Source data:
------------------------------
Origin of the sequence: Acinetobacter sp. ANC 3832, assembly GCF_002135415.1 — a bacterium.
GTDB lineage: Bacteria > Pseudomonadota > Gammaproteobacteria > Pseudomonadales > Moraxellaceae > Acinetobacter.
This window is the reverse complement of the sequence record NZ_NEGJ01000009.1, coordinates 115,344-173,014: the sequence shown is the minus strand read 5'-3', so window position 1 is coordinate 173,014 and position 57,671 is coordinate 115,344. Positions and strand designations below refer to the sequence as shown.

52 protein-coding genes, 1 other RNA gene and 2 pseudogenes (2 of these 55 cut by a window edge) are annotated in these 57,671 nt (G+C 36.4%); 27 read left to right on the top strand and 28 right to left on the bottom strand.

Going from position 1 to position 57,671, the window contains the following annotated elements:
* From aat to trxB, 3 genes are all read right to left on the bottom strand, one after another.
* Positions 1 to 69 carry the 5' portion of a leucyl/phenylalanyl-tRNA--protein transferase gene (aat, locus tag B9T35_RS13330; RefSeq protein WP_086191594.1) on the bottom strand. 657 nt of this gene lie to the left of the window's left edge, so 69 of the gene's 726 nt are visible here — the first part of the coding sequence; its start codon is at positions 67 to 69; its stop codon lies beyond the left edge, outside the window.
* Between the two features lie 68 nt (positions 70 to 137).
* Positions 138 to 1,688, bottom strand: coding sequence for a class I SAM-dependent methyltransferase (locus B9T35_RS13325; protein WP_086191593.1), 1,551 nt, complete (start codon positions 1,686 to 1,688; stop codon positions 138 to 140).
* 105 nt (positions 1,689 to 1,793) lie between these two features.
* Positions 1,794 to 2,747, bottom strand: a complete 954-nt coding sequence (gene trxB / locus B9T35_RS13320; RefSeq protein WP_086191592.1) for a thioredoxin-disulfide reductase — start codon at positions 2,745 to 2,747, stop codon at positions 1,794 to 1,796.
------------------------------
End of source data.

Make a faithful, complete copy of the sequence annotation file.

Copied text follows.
Origin of the sequence: Acinetobacter sp. ANC 3832, assembly GCF_002135415.1 — a bacterium.
GTDB lineage: Bacteria > Pseudomonadota > Gammaproteobacteria > Pseudomonadales > Moraxellaceae > Acinetobacter.
This window is the reverse complement of the sequence record NZ_NEGJ01000009.1, coordinates 115,344-173,014: the sequence shown is the minus strand read 5'-3', so window position 1 is coordinate 173,014 and position 57,671 is coordinate 115,344. Positions and strand designations below refer to the sequence as shown.

52 protein-coding genes, 1 other RNA gene and 2 pseudogenes (2 of these 55 cut by a window edge) are annotated in these 57,671 nt (G+C 36.4%); 27 read left to right on the top strand and 28 right to left on the bottom strand.

Going from position 1 to position 57,671, the window contains the following annotated elements:
* From aat to trxB, 3 genes are all read right to left on the bottom strand, one after another.
* Positions 1 to 69 carry the 5' portion of a leucyl/phenylalanyl-tRNA--protein transferase gene (aat, locus tag B9T35_RS13330; RefSeq protein WP_086191594.1) on the bottom strand. 657 nt of this gene lie to the left of the window's left edge, so 69 of the gene's 726 nt are visible here — the first part of the coding sequence; its start codon is at positions 67 to 69; its stop codon lies beyond the left edge, outside the window.
* Between the two features lie 68 nt (positions 70 to 137).
* Positions 138 to 1,688, bottom strand: coding sequence for a class I SAM-dependent methyltransferase (locus B9T35_RS13325; protein WP_086191593.1), 1,551 nt, complete (start codon positions 1,686 to 1,688; stop codon positions 138 to 140).
* 105 nt (positions 1,689 to 1,793) lie between these two features.
* Positions 1,794 to 2,747, bottom strand: a complete 954-nt coding sequence (gene trxB / locus B9T35_RS13320; RefSeq protein WP_086191592.1) for a thioredoxin-disulfide reductase — start codon at positions 2,745 to 2,747, stop codon at positions 1,794 to 1,796.